The product was identified through 1H-NMR and FAB-MS measurements.

1H-NMR: 2.80 (m, 6H, CH3—Ar—), 7.25–7.78 (s, 24H, aromatic), 7.81 (s, 2H, aromatic)

MS: m/s (relative intensity) 612 (M+, 100)

EXAMPLE 11 Preparation of 2,9-di(α-methylbenzyl)-bathophenanthroline

The reaction sequence is shown below

n-Butyl lithium (1.6 M n-hexane solution, 4.45 ml, 7.13 mmol) was gradually dropped in 1-bromo-1-phenylethane (4.91 g, 24.9 mmol) at room temperature. After completion of the dropping, Me-THF (0.627 g, 7.47 mmol) was added in 20 minutes at −22° C., after which THF (1.06 g, 14.7 mmol) was further added in 30 minutes, followed by further agitation at 6 to 10° C. for 16 hours. A toluene solution (40 ml) of bathophenanthroline (2.03 g, 6.11 mmol) was gradually dropped in the resultant reaction solution at room temperature. After completion of the dropping, the reaction solution was agitated at room temperature for 16 hours.

60 ml of iced water was gradually added to the resultant reaction solution to separate an organic layer therefrom. The aqueous layer was extracted three times with chloroform, and the resultant organic layer was mixed with the previously separated organic layer. 60 g of manganese dioxide (chemically treated product) was added to the thus mixed organic layer and agitated for 30 minutes, after which 100 g of sodium sulfate was further added, followed by agitation for 30 minutes.

The resulting mixed solution was filtered and concentrated, and the residue was purified through column chromatography (silica gel, developing solvent: n-hexane/chloroform=8:1→4:1), followed by recrystallization (solvent for recrystallization: chloroform/n-hexane=2:1) to obtain the intended compound (0.83 g, yield: 40.9%).

The product was identified through 1H-NMR and FAB-MS measurements.

1H-NMR: 2.40 (m, 6H, CH3—Ar—), 4.64 (m, 2H, —CH—Ar—), 7.25–7.78 (s, 22H, aromatic), 7.81 (s, 2H, aromatic)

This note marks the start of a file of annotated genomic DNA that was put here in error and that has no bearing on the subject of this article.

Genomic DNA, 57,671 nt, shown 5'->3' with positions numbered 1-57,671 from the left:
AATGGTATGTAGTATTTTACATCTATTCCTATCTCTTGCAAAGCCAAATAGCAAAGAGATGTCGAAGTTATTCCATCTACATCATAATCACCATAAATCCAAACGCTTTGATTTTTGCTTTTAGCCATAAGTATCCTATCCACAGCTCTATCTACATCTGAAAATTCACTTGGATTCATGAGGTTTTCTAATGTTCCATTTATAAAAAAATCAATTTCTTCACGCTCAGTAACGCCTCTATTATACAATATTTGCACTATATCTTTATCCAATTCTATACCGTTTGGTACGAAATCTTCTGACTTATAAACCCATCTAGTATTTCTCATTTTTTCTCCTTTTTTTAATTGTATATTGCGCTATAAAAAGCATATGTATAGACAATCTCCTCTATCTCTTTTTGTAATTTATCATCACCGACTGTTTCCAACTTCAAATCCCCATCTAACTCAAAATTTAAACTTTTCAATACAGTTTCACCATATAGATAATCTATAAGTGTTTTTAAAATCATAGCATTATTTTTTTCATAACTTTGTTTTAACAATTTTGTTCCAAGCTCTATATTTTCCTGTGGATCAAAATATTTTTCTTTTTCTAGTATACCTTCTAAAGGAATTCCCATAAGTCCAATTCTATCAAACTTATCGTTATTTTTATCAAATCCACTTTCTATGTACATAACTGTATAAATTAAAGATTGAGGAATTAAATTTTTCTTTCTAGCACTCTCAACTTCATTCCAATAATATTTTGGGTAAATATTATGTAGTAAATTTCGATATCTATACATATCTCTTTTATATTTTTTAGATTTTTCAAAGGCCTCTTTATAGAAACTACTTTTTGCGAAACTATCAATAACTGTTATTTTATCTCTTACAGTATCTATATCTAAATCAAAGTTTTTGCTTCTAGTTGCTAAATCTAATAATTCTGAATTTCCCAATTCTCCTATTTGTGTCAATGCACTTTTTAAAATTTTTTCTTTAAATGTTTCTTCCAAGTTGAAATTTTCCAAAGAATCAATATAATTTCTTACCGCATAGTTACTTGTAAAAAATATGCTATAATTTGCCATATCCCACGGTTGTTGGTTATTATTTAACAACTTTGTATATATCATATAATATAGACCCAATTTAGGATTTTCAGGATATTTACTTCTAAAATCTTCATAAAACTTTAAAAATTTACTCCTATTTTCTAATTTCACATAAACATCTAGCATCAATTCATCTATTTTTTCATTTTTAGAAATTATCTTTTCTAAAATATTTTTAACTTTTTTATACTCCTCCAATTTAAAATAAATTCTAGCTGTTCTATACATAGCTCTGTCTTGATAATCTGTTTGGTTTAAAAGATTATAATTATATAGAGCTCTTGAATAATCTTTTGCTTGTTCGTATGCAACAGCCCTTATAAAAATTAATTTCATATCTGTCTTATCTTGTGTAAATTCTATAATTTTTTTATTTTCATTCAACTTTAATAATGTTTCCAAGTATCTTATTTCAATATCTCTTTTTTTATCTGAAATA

MS: m/s (relative intensity) 540 (M+, 100)

As will be appreciated from the foregoing, the bathophenanthroline compounds of the invention can control, for example, carrier transportability depending on the type of substituent to be introduced into the molecule, thus permitting one to utilize them as a carrier transport material of various types of organic EL devices. Moreover, these compounds have high glass transition point and melting point and are thus stable electrically, thermally and/or chemically. In addition, the compounds are sublimable in nature, thus leading to the advantage that they are be readily formed as a uniform amorphous film according to a vacuum deposition process. The bathophenanthroline compound of the invention can be efficiently prepared through nucleophilic substitution reaction using an organolithium compound.

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Classifications
U.S. Classification428/690, 313/506, 428/917, 257/E51.05, 313/504
International ClassificationH01L51/50, H05B33/12, H01L51/54, H01L51/30, C07D471/04
Cooperative ClassificationY10S428/917, H01L51/5012, H01L51/0081, H01L51/0058, H01L51/0072, H01L51/0052, H01L2251/308, C07D471/04
European ClassificationC07D471/04, H01L51/00M6H14B